Although these studies in other PS indicate there may be merits in quantitative and subregional binding analysis of ligand binding in (123I)ioflupane scans, the licensed indication does not extend to the diagnostic distinction of PD and other PS, and more studies need to be done in this area.

Considerations in decision making

Radiation risk

Although the cancer risk of 1 in 5000 to 7500 suggested by de la Fuente-Fernández36 from scanning is not to be trivialised, this has to be weighed against the usefulness of (123I)ioflupane imaging to help avoid side effects of inappropriate medications, or an unnecessary delay in instituting appropriate therapy to alleviate disability. However, it is certainly a good reason to avoid unnecessary scans.

Accuracy of (123I) ioflupane in PD

Perlmutter and Eidelberg make the point that after several years, follow-up of individuals with negative DAT SPECTs revealed that some develop PD or another PS.37 The published 95% sensitivity/specificity of (123I)ioflupane suggests that (123I)ioflupane will not be 100% accurate in predicting the diagnosis. In fact, readers of the scans performed in the pivotal trials failed to achieve total agreement, further confirming that results of the scan cannot be 100% accurate.12 This is important to keep in mind when reviewing (123I)ioflupane results, considering them in the overall diagnostic and decision-making process, and in discussing them with patients.

Nevertheless, the overall error rate appears to be low. Recent audit data indicate that of 743 (123I)ioflupane cases performed at a UK National Centre of Excellence for PD over a 9-year period, there were five false-positive and two false-negative results yielding a specificity of 98.6%, sensitivity of 99.4%, positive predictive value of 98.7%, negative predictive value of 99.4% and overall accuracy of 99.1% for (123I)ioflupane result versus final clinical diagnosis.38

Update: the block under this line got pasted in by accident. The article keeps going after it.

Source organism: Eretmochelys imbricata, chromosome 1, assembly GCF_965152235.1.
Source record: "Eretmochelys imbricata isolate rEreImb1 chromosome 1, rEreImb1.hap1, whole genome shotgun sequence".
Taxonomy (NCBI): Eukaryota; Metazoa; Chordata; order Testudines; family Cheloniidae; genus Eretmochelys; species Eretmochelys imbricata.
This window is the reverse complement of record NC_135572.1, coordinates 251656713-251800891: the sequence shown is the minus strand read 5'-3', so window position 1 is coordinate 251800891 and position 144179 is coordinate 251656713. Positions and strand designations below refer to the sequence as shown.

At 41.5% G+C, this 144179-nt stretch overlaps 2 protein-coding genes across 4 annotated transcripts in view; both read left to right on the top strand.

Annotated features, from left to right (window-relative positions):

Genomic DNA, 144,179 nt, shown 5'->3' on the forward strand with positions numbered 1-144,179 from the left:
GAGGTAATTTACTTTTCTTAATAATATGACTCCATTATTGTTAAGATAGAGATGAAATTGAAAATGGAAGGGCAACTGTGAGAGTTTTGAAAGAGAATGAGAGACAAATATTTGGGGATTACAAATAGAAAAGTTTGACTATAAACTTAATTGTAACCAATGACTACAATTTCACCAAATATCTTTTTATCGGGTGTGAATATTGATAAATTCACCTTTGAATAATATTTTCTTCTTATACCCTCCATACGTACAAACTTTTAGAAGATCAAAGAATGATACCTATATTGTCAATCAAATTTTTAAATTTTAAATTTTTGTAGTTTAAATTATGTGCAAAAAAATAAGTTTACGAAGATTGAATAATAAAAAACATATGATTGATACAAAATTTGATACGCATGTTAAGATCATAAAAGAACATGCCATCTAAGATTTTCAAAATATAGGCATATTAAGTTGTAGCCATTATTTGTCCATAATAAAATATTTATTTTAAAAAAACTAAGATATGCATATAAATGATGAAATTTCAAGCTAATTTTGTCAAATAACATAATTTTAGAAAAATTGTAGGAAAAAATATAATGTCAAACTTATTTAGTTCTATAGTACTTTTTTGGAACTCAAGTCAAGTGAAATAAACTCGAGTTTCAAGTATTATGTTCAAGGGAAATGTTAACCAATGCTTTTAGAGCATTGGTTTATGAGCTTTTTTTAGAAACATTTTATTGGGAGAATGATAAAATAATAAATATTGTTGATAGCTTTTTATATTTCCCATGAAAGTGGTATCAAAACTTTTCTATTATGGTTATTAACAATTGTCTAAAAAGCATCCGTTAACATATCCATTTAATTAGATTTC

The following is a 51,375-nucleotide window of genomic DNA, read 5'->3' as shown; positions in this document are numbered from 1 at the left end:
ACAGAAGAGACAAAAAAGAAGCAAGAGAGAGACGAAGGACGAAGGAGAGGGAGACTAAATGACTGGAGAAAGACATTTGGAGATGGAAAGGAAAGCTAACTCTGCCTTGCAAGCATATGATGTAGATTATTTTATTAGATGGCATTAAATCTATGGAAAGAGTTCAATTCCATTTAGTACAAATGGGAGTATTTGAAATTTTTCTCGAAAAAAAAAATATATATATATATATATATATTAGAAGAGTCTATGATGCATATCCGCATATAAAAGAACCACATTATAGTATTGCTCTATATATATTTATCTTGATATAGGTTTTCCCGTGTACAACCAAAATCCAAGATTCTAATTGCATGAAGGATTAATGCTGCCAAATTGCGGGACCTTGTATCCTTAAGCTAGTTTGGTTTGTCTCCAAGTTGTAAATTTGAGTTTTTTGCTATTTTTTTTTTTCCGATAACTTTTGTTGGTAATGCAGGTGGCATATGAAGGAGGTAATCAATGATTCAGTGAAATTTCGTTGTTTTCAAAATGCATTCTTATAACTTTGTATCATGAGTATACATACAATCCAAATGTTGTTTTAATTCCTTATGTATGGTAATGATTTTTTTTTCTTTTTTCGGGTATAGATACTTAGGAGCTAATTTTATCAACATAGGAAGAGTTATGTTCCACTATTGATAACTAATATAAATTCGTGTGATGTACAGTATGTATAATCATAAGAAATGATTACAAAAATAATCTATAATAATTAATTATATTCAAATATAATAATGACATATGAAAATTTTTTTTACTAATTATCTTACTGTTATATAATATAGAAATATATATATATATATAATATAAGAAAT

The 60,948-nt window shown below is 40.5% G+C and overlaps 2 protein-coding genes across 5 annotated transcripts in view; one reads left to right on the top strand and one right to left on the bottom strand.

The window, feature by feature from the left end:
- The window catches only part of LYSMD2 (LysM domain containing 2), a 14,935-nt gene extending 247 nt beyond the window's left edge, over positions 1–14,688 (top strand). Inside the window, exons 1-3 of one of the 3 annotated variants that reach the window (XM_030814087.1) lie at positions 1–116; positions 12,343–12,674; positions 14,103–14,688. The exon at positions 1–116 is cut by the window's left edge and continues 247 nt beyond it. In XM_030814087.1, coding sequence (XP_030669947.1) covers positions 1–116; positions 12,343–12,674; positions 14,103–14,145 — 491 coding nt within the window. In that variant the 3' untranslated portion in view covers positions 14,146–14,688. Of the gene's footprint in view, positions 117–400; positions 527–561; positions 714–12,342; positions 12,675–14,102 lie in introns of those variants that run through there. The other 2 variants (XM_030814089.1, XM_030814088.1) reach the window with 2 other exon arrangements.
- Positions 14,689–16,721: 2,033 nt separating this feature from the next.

Appropriate diagnostic setting

Only a clinician can make a diagnosis. (123I)ioflupane is simply a tool that can be used to help inform that diagnosis through an understanding of functional dopaminergic status. Clinicians who order (123I)ioflupane imaging must understand the information that it provides and its limitations. (123I)ioflupane is not licensed to distinguish among conditions in which there is a loss of striatonigral dopamine neurons (eg, PD, PSP, MSA, corticobasal degeneration syndrome, Lewy body disease), even though future work may prove utility for this indication. Similarly, it does not distinguish among conditions in which there is no loss of dopamine neurons (eg, healthy individuals, ET, dystonic tremor, psychogenic conditions, parkinsonism induced by dopamine receptor antagonists). Therefore, a scan should not be ordered if the clinical uncertainty is whether a patient has PD versus MSA or ET versus psychogenic tremor. An appropriate diagnostic tree for use of (123I)ioflupane in patients with tremor and parkinsonism is shown to illustrate this point in figure 1D.

Refining the utility of (123I)ioflupane

Two phase 3 studies18 ,39 were reviewed by Hauser and Grosset,12 one of which compared baseline (123I)ioflupane scans in patients with early suspected parkinsonism to a consensus clinical diagnosis established 3 years later. Among the 71 subjects with a consensus clinical diagnosis of PS at 36 months, there was positive per cent agreement (PPA) (ie, abnormal (123I)ioflupane scan at baseline) in 78% to 79%, depending on the reader. Among the 28 subjects with a consensus clinical diagnosis of non-PS at 36 months, there was negative per cent agreement (NPA) (ie, normal (123I)ioflupane scan at baseline) in 97% (see table 1).